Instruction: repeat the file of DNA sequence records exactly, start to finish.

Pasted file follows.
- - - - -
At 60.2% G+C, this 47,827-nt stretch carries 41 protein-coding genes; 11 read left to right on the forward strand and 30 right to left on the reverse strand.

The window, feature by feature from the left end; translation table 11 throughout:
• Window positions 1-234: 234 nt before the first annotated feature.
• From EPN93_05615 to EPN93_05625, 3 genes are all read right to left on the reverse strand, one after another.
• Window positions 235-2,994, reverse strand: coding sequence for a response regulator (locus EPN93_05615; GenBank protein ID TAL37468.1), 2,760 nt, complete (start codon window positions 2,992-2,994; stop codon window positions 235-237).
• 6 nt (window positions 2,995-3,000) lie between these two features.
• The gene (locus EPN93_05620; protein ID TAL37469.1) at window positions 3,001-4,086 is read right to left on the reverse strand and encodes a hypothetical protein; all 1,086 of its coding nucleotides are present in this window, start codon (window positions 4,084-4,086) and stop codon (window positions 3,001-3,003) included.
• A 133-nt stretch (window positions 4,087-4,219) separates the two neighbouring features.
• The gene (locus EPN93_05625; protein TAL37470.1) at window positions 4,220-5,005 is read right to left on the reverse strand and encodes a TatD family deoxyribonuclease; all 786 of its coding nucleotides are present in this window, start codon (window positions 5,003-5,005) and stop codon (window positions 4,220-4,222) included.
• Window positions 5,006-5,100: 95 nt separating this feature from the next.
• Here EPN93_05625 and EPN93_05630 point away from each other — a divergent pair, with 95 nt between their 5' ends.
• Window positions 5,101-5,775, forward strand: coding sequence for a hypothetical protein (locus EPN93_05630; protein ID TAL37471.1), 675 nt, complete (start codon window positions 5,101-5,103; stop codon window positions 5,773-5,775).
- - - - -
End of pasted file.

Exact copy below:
At 60.2% G+C, this 47,827-nt stretch carries 41 protein-coding genes; 11 read left to right on the forward strand and 30 right to left on the reverse strand.

The window, feature by feature from the left end; translation table 11 throughout:
• Window positions 1-234: 234 nt before the first annotated feature.
• From EPN93_05615 to EPN93_05625, 3 genes are all read right to left on the reverse strand, one after another.
• Window positions 235-2,994, reverse strand: coding sequence for a response regulator (locus EPN93_05615; GenBank protein ID TAL37468.1), 2,760 nt, complete (start codon window positions 2,992-2,994; stop codon window positions 235-237).
• 6 nt (window positions 2,995-3,000) lie between these two features.
• The gene (locus EPN93_05620; protein ID TAL37469.1) at window positions 3,001-4,086 is read right to left on the reverse strand and encodes a hypothetical protein; all 1,086 of its coding nucleotides are present in this window, start codon (window positions 4,084-4,086) and stop codon (window positions 3,001-3,003) included.
• A 133-nt stretch (window positions 4,087-4,219) separates the two neighbouring features.
• The gene (locus EPN93_05625; protein TAL37470.1) at window positions 4,220-5,005 is read right to left on the reverse strand and encodes a TatD family deoxyribonuclease; all 786 of its coding nucleotides are present in this window, start codon (window positions 5,003-5,005) and stop codon (window positions 4,220-4,222) included.
• Window positions 5,006-5,100: 95 nt separating this feature from the next.
• Here EPN93_05625 and EPN93_05630 point away from each other — a divergent pair, with 95 nt between their 5' ends.
• Window positions 5,101-5,775, forward strand: coding sequence for a hypothetical protein (locus EPN93_05630; protein ID TAL37471.1), 675 nt, complete (start codon window positions 5,101-5,103; stop codon window positions 5,773-5,775).